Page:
I'm writing this post mostly to try to get my own head straight. Read at your own risk.
Strategy space matters. The order of moves matters. What I call "the Simple Money Game" is a three-stage mixed Bertrand-Cournot general equilibrium game. Bertrand moves are made before Cournot moves. Each player is both a producer of one good and a consumer of many goods. The producer of one good plays Cournot, and the producers of the other goods play Bertrand. Consumers always play Cournot. That one good serves both as medium of account and as medium of exchange. "Money" is defined by the strategy space. Or maybe vice versa.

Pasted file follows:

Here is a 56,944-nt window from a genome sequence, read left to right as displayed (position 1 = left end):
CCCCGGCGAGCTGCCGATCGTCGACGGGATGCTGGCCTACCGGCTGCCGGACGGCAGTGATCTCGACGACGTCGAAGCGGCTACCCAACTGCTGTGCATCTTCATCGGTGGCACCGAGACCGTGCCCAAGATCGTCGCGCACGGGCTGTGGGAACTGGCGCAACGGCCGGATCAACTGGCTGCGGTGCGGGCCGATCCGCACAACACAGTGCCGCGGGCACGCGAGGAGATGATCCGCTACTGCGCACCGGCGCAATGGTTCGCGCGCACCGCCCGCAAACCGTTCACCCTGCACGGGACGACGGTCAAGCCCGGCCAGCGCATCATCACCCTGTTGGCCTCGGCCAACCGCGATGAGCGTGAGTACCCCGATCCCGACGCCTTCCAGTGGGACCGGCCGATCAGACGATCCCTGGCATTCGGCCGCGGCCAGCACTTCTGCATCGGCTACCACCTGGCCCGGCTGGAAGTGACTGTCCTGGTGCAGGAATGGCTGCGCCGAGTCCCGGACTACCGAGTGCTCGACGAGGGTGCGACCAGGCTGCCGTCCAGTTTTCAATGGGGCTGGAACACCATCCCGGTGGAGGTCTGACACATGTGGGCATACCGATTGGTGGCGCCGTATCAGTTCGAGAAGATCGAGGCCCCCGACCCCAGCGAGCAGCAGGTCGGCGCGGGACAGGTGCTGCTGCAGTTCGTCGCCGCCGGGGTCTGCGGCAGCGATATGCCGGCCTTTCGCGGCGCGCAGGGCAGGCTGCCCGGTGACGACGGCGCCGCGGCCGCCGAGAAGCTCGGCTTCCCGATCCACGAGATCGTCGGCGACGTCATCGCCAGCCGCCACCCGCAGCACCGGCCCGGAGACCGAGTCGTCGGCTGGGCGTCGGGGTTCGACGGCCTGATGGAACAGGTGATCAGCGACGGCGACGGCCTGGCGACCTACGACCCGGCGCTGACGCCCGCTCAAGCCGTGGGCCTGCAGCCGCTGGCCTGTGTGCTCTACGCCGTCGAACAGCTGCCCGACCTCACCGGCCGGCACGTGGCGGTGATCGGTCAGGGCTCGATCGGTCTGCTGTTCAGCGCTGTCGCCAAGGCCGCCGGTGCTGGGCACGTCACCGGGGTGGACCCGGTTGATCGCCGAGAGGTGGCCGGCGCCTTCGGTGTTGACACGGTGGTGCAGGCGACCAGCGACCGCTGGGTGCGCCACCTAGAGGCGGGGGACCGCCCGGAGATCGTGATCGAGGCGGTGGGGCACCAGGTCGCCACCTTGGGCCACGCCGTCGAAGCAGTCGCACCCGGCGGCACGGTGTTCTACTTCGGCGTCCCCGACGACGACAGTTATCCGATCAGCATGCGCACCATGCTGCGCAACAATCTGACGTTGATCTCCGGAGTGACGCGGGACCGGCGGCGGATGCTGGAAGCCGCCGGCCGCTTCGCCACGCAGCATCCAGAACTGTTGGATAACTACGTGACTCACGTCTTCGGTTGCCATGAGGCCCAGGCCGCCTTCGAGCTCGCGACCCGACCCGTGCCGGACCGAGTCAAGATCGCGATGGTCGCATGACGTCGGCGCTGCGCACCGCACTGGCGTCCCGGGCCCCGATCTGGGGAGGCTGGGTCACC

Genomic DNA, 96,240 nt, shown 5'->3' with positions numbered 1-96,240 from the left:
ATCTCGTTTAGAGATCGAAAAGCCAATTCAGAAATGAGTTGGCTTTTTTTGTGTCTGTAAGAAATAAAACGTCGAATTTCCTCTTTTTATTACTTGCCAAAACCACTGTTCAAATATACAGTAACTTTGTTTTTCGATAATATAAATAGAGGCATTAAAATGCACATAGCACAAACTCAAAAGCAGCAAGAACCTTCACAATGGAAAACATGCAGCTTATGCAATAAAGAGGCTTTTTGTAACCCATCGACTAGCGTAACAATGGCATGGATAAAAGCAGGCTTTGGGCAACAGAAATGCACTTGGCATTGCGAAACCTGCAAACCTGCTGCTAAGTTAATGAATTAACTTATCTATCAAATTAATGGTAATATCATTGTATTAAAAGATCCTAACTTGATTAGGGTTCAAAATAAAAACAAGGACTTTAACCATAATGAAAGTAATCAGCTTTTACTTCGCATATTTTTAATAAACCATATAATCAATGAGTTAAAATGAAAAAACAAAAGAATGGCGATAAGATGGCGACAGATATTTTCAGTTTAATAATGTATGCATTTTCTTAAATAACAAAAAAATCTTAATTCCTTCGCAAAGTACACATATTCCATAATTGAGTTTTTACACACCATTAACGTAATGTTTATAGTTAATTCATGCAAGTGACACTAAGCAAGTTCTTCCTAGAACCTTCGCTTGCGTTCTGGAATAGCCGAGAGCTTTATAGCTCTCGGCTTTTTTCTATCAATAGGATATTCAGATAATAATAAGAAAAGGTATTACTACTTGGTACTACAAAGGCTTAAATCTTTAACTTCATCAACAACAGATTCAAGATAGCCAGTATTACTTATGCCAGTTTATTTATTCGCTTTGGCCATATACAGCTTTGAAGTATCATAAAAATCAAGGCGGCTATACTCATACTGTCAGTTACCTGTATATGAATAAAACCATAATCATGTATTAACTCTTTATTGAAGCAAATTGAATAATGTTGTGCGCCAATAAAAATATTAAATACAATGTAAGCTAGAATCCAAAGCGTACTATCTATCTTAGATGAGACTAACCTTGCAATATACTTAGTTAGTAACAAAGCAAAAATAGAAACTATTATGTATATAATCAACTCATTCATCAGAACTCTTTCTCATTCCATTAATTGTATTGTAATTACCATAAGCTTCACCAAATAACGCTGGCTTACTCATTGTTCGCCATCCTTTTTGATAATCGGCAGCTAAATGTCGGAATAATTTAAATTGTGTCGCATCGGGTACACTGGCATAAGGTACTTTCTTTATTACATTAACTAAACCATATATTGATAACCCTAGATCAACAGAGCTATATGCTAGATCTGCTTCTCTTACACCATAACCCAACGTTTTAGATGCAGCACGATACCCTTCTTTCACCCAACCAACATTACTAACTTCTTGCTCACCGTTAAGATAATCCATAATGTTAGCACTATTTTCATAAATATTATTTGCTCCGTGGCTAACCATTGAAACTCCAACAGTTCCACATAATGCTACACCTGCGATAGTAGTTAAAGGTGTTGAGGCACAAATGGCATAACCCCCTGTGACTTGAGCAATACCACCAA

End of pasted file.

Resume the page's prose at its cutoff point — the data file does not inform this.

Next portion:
I think this Simple Money Game is similar to what many macroeconomists have at the back of our minds. It's similar to a New Keynesian model in particular. But I want to use it to look at the difference between money and other goods, and between the producer of money and the producers of other goods.
In Bertrand-Nash equilibrium, each producer sets the price of his good.
In Cournot-Nash equilibrium, each producer sets the quantity of his good.
We can also imagine a mixed Bertrand-Cournot-Nash equilibrium, where some producers set price (play Bertrand) and other producers set quantity (play Cournot).
Normally we talk about these games in a partial equilibrium context. But I want to talk about a general equilibrium context.